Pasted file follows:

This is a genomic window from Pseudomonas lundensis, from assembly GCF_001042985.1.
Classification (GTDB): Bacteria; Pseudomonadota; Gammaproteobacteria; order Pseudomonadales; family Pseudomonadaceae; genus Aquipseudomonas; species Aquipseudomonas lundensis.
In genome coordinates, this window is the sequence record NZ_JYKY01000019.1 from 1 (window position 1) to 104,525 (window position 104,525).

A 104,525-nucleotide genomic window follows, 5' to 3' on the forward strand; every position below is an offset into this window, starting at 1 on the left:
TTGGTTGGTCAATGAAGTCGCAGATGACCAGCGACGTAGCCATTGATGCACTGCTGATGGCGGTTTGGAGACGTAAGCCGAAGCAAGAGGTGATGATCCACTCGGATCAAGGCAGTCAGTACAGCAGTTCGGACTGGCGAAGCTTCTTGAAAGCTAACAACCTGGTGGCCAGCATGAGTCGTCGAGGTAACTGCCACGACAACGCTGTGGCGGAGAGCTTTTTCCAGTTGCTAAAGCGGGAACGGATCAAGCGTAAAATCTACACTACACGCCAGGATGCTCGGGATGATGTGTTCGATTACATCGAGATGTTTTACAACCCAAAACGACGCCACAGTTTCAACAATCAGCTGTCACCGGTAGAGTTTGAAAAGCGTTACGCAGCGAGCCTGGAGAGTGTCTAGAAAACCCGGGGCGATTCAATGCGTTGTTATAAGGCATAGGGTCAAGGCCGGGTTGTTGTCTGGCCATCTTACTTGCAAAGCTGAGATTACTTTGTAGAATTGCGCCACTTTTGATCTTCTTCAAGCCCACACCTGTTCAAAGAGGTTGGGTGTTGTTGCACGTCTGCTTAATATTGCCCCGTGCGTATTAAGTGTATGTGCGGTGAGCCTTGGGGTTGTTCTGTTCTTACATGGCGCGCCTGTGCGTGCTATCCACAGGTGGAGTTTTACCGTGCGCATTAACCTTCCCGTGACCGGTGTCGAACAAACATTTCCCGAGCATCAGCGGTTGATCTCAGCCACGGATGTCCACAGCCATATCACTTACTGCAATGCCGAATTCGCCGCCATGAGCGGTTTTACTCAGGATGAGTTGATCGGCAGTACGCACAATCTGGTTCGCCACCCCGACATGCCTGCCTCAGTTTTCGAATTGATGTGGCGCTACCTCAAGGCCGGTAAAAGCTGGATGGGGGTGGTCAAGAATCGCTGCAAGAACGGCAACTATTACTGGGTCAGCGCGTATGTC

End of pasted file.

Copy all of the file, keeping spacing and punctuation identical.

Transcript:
This is a genomic window from Pseudomonas lundensis, from assembly GCF_001042985.1.
Classification (GTDB): Bacteria; Pseudomonadota; Gammaproteobacteria; order Pseudomonadales; family Pseudomonadaceae; genus Aquipseudomonas; species Aquipseudomonas lundensis.
In genome coordinates, this window is the sequence record NZ_JYKY01000019.1 from 1 (window position 1) to 104,525 (window position 104,525).

A 104,525-nucleotide genomic window follows, 5' to 3' on the forward strand; every position below is an offset into this window, starting at 1 on the left:
TTGGTTGGTCAATGAAGTCGCAGATGACCAGCGACGTAGCCATTGATGCACTGCTGATGGCGGTTTGGAGACGTAAGCCGAAGCAAGAGGTGATGATCCACTCGGATCAAGGCAGTCAGTACAGCAGTTCGGACTGGCGAAGCTTCTTGAAAGCTAACAACCTGGTGGCCAGCATGAGTCGTCGAGGTAACTGCCACGACAACGCTGTGGCGGAGAGCTTTTTCCAGTTGCTAAAGCGGGAACGGATCAAGCGTAAAATCTACACTACACGCCAGGATGCTCGGGATGATGTGTTCGATTACATCGAGATGTTTTACAACCCAAAACGACGCCACAGTTTCAACAATCAGCTGTCACCGGTAGAGTTTGAAAAGCGTTACGCAGCGAGCCTGGAGAGTGTCTAGAAAACCCGGGGCGATTCAATGCGTTGTTATAAGGCATAGGGTCAAGGCCGGGTTGTTGTCTGGCCATCTTACTTGCAAAGCTGAGATTACTTTGTAGAATTGCGCCACTTTTGATCTTCTTCAAGCCCACACCTGTTCAAAGAGGTTGGGTGTTGTTGCACGTCTGCTTAATATTGCCCCGTGCGTATTAAGTGTATGTGCGGTGAGCCTTGGGGTTGTTCTGTTCTTACATGGCGCGCCTGTGCGTGCTATCCACAGGTGGAGTTTTACCGTGCGCATTAACCTTCCCGTGACCGGTGTCGAACAAACATTTCCCGAGCATCAGCGGTTGATCTCAGCCACGGATGTCCACAGCCATATCACTTACTGCAATGCCGAATTCGCCGCCATGAGCGGTTTTACTCAGGATGAGTTGATCGGCAGTACGCACAATCTGGTTCGCCACCCCGACATGCCTGCCTCAGTTTTCGAATTGATGTGGCGCTACCTCAAGGCCGGTAAAAGCTGGATGGGGGTGGTCAAGAATCGCTGCAAGAACGGCAACTATTACTGGGTCAGCGCGTATGTC